At low speeds, VGRS reduces the number of turns, lock to lock, for easier maneuvering. At high speeds, the steering gear ratio is optimized for increased high-speed responsiveness and control.
The Right Tires for Different Driving Styles
Regardless of whether a vehicle utilizes tech for it's off-road chops or not, it can't do anything without the right tires. Both of these vehicles run all-terrain Nittos, though each vehicle has been paired with a tire that matches the owner's intentions.
The Tundra was fitted a set of 275/55/20 Nitto Ridge Grapplers by the dealer as part of the XP Gunner package. Offering the best of both worlds in mud-terrain and all-terrain capability, the Ridge Grappler gives the Tundra an aggressive look that doesn't sacrifice the daily usability one would expect from a new vehicle.
For the Lexus, the priority for tire selection was comfort. Nitto's Terra Grappler G2 provides enough capability for the SUV's tech to do its job on the trails, but not so much that it interferes with the supple ride qualities of the vehicle.
Daily Driving Assessment
For daily-driving duties, these two vehicles offer two very different experiences. The 2020 Tundra is equipped with all of the latest ICE and safety technology one would expect from a new model.
Apple CarPlay and Android Auto makes hooking up your phone easy, and Toyota's TSS-P safety suite offers smart assistance for a variety of driving situations.
The LX570 is a rolling bank vault. Everything just feels more solid than the Tundra, from the door handles, to the switch-gear, to the extremely comfortable, supple leather seats. The ICE tech, however, was dated when it was sold new in 2011.
Bluetooth works, but plan to bring a phone-mount if you want to utilize anything more than music and phone calls. The in-car navigation works exactly as good as one would expect a ten year old system to function.
In reality, these vehicles are much more different than their specs would suggest. Realistically, there's probably not a ton of buyers trying to choose between the two. The LX, even new, is a dated, old-world luxury barge with enough Land Cruiser DNA to earn a place in the 4WD conversation. Price, however, will be a barrier for some. Unless one just appreciates craftmanship that much, the premium may not be worth it.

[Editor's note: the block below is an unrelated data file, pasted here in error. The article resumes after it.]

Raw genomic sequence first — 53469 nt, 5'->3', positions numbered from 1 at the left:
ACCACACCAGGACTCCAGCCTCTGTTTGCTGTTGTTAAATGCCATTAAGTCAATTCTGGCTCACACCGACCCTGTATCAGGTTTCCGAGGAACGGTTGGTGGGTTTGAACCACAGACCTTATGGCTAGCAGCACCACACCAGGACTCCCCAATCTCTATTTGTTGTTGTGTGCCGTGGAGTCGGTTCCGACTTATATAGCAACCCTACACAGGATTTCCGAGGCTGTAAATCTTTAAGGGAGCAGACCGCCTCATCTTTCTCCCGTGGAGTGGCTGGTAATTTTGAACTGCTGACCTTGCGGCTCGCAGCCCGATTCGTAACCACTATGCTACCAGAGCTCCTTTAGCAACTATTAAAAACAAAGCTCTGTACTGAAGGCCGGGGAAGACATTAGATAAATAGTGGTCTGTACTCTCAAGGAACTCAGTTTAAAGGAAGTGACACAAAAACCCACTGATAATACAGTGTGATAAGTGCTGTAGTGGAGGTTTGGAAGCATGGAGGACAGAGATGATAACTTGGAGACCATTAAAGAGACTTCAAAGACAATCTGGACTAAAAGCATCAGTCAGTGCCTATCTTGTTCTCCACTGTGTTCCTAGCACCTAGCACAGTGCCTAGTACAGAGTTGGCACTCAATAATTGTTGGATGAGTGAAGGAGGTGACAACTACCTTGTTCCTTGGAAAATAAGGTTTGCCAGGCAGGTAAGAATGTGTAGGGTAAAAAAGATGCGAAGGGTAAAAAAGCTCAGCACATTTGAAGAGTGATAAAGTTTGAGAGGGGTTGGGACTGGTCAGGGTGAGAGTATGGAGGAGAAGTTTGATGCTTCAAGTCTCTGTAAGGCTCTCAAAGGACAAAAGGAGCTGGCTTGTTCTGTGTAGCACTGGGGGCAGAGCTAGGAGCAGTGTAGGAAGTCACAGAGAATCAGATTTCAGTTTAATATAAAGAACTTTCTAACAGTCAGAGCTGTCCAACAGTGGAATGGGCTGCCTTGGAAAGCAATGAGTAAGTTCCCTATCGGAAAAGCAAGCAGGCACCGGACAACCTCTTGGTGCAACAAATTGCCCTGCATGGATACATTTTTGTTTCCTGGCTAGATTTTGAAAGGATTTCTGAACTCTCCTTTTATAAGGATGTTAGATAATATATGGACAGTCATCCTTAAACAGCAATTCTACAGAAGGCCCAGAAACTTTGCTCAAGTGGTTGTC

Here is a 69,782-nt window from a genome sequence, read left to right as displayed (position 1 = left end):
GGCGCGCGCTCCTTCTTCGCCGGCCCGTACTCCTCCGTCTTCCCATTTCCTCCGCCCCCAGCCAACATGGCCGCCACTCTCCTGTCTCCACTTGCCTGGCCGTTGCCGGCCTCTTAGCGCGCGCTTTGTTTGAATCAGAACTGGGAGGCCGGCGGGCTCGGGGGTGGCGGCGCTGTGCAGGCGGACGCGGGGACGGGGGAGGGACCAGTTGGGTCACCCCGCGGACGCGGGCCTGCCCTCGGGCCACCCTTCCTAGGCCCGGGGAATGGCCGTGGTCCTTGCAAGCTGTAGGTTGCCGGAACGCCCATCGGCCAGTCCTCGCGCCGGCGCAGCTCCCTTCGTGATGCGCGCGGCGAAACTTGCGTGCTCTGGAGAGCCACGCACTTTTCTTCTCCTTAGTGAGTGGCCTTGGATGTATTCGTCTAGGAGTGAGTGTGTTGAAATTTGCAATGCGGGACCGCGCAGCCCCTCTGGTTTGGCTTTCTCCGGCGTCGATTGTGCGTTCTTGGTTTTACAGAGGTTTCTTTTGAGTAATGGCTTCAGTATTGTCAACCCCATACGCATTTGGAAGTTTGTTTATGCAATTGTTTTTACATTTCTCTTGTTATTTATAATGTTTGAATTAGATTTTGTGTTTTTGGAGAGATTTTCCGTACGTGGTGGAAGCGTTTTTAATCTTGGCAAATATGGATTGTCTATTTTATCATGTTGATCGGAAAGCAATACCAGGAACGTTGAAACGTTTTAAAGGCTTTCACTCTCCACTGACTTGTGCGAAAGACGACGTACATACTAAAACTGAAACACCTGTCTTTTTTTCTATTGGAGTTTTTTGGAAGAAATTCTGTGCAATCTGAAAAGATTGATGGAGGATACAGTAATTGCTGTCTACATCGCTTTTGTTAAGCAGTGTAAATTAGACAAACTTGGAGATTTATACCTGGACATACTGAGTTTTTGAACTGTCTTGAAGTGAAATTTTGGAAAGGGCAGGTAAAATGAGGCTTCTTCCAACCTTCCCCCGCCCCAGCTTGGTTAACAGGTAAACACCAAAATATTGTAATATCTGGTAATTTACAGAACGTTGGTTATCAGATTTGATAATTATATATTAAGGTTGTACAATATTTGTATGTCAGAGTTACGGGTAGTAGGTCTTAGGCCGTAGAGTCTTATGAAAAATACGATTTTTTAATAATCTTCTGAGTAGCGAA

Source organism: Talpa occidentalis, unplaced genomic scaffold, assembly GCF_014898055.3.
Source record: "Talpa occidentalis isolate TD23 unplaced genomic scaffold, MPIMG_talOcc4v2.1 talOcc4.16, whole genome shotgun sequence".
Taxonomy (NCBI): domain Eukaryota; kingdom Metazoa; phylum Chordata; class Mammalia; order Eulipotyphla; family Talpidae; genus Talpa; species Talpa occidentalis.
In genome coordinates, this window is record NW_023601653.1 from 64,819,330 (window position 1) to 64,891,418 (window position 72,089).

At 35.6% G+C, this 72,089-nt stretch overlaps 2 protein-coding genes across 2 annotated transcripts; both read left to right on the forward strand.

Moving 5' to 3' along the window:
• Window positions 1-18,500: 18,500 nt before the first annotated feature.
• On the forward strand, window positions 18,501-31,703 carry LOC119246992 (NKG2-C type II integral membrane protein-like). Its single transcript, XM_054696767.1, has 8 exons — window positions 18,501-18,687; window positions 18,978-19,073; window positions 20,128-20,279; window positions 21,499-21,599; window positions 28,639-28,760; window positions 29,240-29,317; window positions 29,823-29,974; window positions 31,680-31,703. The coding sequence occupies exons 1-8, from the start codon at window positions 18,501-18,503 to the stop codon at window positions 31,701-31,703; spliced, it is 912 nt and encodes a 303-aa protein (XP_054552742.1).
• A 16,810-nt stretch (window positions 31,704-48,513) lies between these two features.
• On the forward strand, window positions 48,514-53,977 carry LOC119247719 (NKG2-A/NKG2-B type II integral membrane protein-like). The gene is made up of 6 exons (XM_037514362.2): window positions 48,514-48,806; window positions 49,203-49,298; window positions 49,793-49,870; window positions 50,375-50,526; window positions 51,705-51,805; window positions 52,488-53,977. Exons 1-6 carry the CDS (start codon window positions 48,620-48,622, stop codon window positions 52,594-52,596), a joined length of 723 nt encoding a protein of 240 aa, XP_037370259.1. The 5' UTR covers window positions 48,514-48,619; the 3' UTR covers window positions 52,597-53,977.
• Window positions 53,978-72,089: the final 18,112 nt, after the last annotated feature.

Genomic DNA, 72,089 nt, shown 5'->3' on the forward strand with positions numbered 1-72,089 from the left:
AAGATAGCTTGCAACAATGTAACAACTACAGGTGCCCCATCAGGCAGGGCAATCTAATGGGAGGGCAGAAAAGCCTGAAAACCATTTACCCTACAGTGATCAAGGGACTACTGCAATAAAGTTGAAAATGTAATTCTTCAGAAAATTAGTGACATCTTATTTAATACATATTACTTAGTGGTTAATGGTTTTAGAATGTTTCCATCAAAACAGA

The Tundra, frankly, is a big, dumb, new truck. It'll tow well. It'll haul well. It'll do exactly what an owner asks of it with zero complaints. While a comparison to other brands may shine a light on some of its weaknesses in current tech, in comparison to this nearly 10 year old Lexus, it's thoroughly modern.
That being said, both are incredibly capable, bullet-proof machines. Interestingly, both models are long-in-the-tooth. The 200 series Land Cruiser and LX were released in 2008, and current models are largely just face-lifts of that design. The current Tundra design dates back to 2007. Both are due for redesign for 2021, so another comparison will be valuable when those new models are available to the public.
Even with Toyota's TRD Models being sold for over $60,000, it's still important to remember that the LX570 new starts at around $90,000. So when the Tundra is refreshed, comparative pricing will still put the 2021 model up against the 200 series. Time will tell if the ancient Lexus SUV will still present a case for Toyota off-road enthusiasts.
Still trying to decide which Toyota is right for you? Check out our article diving into all of the new TRD Pro models.